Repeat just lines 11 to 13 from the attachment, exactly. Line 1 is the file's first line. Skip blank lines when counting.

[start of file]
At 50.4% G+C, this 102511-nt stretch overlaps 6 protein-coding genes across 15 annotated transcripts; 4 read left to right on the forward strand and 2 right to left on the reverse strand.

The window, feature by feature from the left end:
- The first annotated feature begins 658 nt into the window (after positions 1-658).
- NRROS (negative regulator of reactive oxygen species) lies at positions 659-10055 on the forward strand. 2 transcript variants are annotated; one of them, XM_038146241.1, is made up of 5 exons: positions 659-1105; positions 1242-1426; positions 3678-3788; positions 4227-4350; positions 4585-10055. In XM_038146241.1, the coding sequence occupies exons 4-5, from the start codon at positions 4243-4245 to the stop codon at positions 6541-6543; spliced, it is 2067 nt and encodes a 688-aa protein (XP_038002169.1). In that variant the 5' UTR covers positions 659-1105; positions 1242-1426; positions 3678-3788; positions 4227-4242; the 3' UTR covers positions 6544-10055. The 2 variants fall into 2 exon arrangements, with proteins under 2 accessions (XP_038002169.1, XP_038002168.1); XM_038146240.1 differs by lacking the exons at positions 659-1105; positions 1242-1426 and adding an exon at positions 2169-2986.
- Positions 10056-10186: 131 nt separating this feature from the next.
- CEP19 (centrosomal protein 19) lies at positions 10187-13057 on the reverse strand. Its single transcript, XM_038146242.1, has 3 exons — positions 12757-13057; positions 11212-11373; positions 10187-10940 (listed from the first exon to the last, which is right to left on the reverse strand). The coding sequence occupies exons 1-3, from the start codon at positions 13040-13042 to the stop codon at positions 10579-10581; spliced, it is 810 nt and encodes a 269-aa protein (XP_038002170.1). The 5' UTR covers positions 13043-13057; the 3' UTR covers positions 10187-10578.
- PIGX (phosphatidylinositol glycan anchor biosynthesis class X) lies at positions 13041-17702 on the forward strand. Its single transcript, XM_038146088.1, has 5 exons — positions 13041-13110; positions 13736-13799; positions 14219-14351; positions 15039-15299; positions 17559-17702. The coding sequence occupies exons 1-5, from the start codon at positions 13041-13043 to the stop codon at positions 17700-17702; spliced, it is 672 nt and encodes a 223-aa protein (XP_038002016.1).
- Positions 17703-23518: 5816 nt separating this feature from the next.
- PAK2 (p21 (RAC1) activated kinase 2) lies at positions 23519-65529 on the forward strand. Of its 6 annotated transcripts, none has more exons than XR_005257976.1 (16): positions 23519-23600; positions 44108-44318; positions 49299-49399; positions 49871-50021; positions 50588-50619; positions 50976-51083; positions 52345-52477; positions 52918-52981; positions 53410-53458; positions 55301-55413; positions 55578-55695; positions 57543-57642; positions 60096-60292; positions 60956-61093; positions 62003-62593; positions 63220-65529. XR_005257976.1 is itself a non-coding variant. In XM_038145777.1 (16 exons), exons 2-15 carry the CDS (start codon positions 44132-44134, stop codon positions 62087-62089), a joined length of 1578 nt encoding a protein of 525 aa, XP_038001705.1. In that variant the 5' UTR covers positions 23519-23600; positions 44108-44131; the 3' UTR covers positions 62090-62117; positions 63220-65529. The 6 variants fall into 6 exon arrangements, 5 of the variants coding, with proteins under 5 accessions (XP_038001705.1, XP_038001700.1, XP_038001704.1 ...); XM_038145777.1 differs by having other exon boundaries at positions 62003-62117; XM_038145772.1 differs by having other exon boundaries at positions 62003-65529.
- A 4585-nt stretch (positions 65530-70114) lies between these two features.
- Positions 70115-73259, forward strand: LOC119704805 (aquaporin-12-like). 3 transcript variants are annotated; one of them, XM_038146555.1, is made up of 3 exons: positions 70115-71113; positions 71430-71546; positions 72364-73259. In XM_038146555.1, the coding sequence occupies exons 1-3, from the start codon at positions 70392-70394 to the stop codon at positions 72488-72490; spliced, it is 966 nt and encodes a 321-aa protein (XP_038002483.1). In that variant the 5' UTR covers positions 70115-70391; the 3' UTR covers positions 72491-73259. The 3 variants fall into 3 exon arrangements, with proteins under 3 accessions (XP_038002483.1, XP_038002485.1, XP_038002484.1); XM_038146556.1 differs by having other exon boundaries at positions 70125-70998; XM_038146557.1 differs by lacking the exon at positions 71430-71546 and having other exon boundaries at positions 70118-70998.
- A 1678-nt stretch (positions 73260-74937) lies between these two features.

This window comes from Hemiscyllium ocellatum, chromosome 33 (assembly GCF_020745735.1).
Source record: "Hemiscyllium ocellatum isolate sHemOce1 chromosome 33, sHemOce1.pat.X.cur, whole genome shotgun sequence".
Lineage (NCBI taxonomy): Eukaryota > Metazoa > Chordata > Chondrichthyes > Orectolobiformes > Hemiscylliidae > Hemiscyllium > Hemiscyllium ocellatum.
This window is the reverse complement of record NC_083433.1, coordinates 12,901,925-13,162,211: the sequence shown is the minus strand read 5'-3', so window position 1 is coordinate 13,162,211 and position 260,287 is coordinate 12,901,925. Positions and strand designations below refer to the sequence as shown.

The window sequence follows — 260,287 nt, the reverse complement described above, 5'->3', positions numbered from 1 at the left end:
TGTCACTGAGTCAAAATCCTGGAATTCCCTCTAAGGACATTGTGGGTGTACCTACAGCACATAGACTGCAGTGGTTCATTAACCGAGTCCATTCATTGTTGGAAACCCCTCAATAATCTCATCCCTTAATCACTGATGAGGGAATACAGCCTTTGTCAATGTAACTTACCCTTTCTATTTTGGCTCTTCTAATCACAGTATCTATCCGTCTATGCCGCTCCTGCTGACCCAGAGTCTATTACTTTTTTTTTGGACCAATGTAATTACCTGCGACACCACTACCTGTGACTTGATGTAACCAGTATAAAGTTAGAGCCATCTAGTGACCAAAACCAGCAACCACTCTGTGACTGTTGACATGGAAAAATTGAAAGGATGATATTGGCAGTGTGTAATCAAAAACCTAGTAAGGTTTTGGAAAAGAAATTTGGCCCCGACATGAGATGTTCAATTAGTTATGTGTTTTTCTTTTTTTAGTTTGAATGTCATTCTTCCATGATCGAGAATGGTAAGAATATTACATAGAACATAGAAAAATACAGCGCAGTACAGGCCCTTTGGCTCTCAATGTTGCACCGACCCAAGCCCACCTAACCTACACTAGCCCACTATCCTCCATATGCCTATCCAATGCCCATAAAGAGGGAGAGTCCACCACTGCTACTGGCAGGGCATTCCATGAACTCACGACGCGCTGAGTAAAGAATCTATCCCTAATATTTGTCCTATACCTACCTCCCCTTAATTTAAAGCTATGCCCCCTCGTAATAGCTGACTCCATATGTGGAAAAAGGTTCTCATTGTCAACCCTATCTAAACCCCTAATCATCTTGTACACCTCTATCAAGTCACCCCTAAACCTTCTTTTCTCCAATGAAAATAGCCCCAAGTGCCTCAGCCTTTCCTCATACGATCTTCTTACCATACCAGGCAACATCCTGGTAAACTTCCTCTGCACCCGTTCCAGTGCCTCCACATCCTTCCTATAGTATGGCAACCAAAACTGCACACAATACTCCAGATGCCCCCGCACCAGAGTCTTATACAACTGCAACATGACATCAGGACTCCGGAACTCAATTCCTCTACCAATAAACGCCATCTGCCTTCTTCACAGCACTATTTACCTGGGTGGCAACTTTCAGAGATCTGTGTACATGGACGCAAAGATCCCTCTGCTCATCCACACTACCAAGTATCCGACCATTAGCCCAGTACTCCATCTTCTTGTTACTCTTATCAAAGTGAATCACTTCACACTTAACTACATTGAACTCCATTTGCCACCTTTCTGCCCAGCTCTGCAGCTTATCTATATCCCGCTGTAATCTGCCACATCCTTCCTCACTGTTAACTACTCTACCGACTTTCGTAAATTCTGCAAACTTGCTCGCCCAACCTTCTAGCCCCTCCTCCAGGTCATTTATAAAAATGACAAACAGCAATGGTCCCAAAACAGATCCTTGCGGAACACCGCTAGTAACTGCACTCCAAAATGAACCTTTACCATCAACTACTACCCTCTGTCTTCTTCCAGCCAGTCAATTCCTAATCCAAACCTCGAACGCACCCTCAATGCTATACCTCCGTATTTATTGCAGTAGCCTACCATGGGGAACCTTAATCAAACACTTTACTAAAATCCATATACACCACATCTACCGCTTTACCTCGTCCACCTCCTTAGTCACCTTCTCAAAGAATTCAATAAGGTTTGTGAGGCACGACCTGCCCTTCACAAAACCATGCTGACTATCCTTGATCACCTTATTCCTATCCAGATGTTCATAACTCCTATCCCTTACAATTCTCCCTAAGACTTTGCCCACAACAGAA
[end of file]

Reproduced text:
- Positions 70115-73259, forward strand: LOC119704805 (aquaporin-12-like). 3 transcript variants are annotated; one of them, XM_038146555.1, is made up of 3 exons: positions 70115-71113; positions 71430-71546; positions 72364-73259. In XM_038146555.1, the coding sequence occupies exons 1-3, from the start codon at positions 70392-70394 to the stop codon at positions 72488-72490; spliced, it is 966 nt and encodes a 321-aa protein (XP_038002483.1). In that variant the 5' UTR covers positions 70115-70391; the 3' UTR covers positions 72491-73259. The 3 variants fall into 3 exon arrangements, with proteins under 3 accessions (XP_038002483.1, XP_038002485.1, XP_038002484.1); XM_038146556.1 differs by having other exon boundaries at positions 70125-70998; XM_038146557.1 differs by lacking the exon at positions 71430-71546 and having other exon boundaries at positions 70118-70998.
- A 1678-nt stretch (positions 73260-74937) lies between these two features.

This window comes from Hemiscyllium ocellatum, chromosome 33 (assembly GCF_020745735.1).